France, Germany and Switzerland on Monday allowed travel to resume three months after unprecedented restrictions were imposed in a bid to curb the coronavirus pandemic.
France reopened its borders with all EU countries except Spain, where restrictions would remain in place until June 21 in line with a similar decision on the Spanish side.
Passengers arriving from Britain would also be asked to self-isolate for 14 days, in line with British restrictions on individuals arriving from France.
Borders with non-EU countries remain closed to all but essential travel, except for incoming foreign students who can now head to France.
Traffic was reported on a motorway leading to the German-Danish border on Monday, just hours after Copenhagen lifted entry restrictions for German, Norwegian and Icelandic nationals.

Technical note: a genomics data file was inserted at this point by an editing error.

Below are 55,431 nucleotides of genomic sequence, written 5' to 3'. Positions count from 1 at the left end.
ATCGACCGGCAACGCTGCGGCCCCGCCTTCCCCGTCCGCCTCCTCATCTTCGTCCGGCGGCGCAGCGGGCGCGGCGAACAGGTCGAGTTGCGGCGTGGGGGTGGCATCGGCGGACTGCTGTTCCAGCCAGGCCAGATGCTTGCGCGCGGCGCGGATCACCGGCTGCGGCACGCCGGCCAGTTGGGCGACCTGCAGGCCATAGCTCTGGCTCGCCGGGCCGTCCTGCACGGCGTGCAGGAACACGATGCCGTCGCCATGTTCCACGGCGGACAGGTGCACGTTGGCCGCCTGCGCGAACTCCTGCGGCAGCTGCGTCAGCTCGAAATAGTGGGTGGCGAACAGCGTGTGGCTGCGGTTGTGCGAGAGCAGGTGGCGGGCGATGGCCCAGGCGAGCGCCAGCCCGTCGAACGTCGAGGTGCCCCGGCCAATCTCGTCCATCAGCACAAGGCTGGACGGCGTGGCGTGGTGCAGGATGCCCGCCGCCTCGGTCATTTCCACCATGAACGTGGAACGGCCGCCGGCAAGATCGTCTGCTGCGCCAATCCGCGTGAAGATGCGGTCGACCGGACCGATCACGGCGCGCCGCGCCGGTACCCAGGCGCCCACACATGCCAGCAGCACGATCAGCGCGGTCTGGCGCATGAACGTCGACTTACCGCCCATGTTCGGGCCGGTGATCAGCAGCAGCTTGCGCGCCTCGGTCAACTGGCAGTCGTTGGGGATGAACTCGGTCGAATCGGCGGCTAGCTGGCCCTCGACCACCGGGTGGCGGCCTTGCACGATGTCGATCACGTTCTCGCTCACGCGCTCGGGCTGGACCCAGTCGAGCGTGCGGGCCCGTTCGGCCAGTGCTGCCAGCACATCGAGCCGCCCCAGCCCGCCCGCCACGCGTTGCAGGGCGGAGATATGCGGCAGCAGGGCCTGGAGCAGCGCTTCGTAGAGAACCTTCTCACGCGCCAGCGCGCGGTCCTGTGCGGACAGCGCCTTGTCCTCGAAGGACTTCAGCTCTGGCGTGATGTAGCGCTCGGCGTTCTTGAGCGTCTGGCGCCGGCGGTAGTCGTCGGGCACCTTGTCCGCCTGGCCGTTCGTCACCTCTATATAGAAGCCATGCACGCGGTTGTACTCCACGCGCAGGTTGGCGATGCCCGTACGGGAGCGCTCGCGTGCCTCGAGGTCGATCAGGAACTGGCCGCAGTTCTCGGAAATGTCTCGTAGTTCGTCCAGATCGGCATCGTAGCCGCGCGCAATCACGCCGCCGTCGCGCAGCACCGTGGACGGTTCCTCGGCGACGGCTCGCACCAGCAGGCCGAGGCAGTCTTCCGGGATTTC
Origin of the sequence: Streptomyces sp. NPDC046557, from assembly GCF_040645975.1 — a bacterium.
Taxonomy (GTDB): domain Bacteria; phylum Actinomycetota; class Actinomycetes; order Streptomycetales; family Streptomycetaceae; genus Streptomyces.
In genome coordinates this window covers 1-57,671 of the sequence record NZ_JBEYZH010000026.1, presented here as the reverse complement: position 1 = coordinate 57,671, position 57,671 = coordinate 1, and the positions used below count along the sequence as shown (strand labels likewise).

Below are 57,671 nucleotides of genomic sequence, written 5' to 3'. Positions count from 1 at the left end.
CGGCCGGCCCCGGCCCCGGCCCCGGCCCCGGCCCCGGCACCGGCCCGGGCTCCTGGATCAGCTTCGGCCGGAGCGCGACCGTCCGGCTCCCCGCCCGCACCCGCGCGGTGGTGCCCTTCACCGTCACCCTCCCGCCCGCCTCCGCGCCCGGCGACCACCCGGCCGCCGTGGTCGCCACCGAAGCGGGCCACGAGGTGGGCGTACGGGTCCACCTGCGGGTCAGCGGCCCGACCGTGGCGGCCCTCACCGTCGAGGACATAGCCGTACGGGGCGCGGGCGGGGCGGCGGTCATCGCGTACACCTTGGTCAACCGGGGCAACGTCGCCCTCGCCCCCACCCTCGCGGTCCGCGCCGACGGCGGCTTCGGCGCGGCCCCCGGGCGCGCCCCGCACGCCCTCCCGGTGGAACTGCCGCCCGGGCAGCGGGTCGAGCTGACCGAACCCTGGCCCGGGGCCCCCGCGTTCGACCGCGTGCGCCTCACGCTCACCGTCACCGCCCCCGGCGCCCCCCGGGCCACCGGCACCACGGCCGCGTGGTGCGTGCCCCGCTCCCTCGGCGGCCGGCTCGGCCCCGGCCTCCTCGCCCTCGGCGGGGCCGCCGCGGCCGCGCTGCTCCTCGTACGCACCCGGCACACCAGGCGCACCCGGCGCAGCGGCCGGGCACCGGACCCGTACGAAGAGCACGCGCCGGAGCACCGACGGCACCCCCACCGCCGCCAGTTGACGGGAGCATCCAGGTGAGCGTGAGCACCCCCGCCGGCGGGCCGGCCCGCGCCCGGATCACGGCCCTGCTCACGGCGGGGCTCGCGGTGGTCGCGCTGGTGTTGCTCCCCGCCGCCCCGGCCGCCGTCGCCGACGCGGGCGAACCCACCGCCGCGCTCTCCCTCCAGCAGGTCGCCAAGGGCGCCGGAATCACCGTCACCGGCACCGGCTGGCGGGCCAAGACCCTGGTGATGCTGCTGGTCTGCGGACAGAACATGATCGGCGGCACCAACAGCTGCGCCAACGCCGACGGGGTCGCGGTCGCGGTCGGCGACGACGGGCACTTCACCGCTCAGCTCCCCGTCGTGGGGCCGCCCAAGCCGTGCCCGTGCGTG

Germany has, however, lifted travel restrictions for most European countries.
A policeman said on Twitter that no traffic was reported at other border crossings in the area.
He added that a km long queue of cars was reported on the A7 leading up to the Kupfermuehle border crossing, where checks were still being conducted.
Germany’s Foreign Ministry removed a warning against travelling to 27 countries in Europe from its website at midnight, ending an unprecedented directive against all foreign travel that had been put in place to stem the virus.
Germany is also to stop carrying out border controls, although the checks have already been phased out at many crossings.
The travel relaunch is in line with a recommendation by the European Commission, which is urging EU members to reopen borders.
The Association of German Chambers of Industry and Commerce (DIHK) welcomed the lifting of restrictions, saying “the opening of EU borders could act as a second stimulus package for the German economy without costing the state a single cent.’’